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The damage caused by the drought was last seen at R16 billion. Farm unions have called for assistance, with some organisations calling for it to be a called national disaster. But as Johannes Wessels argues, a drought (like a flood) is a normal risk that impacts negatively on farming. And calls that Government should financially assist the farmers to overcome the set-back is fairly complicated. – Stuart Lowman
By Johannes Wessels*
In November 2015 I was told of a farmer who took 80 head of cattle to an auction. He received no bid on his livestock and left them with the auctioneer with the words: “Take them. I have no fodder back at the farm”. This heart-rending situation evokes sympathy and over the past months several radio stations have mobilised people to donate either water or fodder to farmers in drought stricken areas.
I haven’t encountered anyone organising water for Richards Bay Minerals (RBM) to keep up with their production of titanium from dune-mining since the uMhlathuze Municipality had introduced Level 4 water restrictions. Why? In the case of RBM 4 000 jobs are at stake and the possibility is that once shut, the operations might not reopen due to the current commodity oversupply.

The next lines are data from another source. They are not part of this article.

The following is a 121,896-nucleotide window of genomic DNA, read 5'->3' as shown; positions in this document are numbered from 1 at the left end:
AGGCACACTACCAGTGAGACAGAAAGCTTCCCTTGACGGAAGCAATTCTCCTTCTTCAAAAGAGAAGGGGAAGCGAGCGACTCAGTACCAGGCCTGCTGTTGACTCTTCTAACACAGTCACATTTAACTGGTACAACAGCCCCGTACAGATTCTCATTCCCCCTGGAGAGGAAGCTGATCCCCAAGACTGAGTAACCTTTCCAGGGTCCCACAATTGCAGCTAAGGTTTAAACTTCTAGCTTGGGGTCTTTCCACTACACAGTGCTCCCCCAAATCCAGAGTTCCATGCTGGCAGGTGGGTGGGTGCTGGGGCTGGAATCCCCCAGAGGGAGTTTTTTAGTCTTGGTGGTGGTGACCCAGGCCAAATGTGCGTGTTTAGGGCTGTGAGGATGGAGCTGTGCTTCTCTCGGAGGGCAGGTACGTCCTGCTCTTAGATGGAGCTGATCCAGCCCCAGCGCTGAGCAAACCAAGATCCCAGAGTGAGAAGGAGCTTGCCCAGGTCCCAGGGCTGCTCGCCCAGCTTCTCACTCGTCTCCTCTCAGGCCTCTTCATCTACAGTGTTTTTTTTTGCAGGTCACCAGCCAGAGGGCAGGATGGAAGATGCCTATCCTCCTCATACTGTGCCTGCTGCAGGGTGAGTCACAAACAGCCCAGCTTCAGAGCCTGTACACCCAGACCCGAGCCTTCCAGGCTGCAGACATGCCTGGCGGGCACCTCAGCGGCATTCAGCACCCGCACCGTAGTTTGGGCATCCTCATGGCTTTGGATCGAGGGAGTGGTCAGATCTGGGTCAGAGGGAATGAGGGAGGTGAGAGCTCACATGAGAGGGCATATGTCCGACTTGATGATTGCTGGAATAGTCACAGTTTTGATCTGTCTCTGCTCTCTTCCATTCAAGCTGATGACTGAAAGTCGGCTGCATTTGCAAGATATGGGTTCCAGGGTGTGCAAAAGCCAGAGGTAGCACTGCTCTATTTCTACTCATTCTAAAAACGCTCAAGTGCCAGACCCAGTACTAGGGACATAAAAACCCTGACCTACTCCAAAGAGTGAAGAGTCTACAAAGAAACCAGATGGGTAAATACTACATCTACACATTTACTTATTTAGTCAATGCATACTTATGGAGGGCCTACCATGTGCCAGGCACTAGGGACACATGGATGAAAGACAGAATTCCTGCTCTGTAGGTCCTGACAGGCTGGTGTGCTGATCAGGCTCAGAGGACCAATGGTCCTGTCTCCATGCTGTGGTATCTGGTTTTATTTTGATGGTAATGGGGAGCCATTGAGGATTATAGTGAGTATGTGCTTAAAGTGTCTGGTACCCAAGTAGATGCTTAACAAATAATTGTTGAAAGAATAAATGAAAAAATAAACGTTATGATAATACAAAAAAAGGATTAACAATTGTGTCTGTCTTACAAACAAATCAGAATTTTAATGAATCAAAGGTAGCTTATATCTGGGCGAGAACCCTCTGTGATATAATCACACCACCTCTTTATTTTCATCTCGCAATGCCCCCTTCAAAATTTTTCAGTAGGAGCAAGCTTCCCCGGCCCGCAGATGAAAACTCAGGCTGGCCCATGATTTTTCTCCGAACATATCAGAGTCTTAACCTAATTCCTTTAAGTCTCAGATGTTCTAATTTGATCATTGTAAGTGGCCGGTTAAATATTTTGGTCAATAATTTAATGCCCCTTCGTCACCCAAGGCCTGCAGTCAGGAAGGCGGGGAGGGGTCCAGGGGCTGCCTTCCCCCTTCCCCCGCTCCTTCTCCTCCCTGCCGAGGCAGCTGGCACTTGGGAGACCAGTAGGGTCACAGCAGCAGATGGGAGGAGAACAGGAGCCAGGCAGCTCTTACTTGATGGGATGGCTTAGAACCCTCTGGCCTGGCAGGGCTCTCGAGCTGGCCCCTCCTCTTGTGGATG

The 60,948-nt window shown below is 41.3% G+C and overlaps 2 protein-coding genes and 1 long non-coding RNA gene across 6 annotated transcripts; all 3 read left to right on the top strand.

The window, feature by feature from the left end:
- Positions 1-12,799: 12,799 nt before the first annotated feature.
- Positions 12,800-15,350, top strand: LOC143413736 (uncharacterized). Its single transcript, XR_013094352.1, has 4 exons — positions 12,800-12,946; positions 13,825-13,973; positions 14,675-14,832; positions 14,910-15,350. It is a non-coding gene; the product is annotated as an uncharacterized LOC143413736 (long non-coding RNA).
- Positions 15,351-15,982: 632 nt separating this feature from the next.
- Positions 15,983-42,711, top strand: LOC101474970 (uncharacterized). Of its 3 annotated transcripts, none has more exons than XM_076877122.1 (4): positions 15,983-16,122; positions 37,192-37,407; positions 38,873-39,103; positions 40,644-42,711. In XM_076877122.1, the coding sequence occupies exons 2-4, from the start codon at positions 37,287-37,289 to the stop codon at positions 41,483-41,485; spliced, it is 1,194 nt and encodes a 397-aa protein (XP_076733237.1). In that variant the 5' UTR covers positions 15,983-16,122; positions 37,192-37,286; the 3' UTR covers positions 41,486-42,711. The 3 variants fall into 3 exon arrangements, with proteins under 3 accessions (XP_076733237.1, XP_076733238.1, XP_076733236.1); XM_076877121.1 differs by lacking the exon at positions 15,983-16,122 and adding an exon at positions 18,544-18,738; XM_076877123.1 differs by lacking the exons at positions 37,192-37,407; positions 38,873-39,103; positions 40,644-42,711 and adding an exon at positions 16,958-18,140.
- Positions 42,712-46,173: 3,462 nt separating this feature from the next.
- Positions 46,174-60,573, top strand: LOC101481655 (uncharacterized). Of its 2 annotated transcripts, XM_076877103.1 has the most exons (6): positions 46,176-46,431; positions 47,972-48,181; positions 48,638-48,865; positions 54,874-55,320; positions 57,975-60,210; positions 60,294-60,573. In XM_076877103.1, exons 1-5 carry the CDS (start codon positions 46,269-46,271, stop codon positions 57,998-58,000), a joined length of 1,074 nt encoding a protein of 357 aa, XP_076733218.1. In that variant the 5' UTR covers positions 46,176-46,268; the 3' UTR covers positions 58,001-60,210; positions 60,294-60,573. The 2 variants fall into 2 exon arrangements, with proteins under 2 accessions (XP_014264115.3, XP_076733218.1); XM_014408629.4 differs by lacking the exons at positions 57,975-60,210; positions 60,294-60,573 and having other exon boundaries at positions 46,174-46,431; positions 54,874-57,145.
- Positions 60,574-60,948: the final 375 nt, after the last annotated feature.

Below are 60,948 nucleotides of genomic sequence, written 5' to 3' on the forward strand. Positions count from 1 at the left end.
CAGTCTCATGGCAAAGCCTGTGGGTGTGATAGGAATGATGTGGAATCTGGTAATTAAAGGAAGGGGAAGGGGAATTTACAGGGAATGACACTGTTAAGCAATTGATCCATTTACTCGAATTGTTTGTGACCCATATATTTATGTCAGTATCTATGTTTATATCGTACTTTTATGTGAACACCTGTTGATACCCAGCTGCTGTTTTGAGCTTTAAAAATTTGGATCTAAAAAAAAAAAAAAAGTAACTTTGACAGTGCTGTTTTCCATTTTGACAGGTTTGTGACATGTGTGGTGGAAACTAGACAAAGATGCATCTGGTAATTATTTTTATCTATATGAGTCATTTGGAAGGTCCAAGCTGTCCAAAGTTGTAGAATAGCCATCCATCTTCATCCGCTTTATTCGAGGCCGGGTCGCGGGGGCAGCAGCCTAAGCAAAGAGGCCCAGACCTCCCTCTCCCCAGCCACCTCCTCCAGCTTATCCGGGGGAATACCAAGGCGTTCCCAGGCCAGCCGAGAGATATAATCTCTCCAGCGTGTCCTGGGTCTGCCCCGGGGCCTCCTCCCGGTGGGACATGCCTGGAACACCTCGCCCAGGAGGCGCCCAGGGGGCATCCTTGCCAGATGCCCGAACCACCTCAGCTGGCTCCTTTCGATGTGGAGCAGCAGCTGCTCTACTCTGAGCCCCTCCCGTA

Organised agriculture calculates that several billion rand will be required to support the recovery of commercial agriculture over the next 3 years. Up to now Government has committed support mainly to communal and emerging farmers. The rationale for the latter is the philosophical-ideological framework of BEE and the anti-established business sentiment prevalent in many segments of Government.
To plead for Government financial support to farmers to “ride out” the ravages of the drought is, from the perspective of enterprises, not more valid than what an appeal by RBM would be for support. And would financial support then also be afforded to fishing companies like Oceana and the SME snoek fishers in seasons when the tuna or snoek is scarce? The contraction of the fishing industry had major implications for numerous communities and villages on the West Coast just as the current drought cycle has on small and medium sized towns in the Free State, Eastern Cape and North West.
Also: what about losses incurred by investors in companies that could not operate to capacity due to Eskom’s power droughts?
Assisting farming concerns but shutting out mines or fisheries (or tourism businesses losing out due to “road maintenance drought”) would be distorting. The following requires consideration to strengthen the enterprise environment and to ensure a more robust economy in times of severe drought: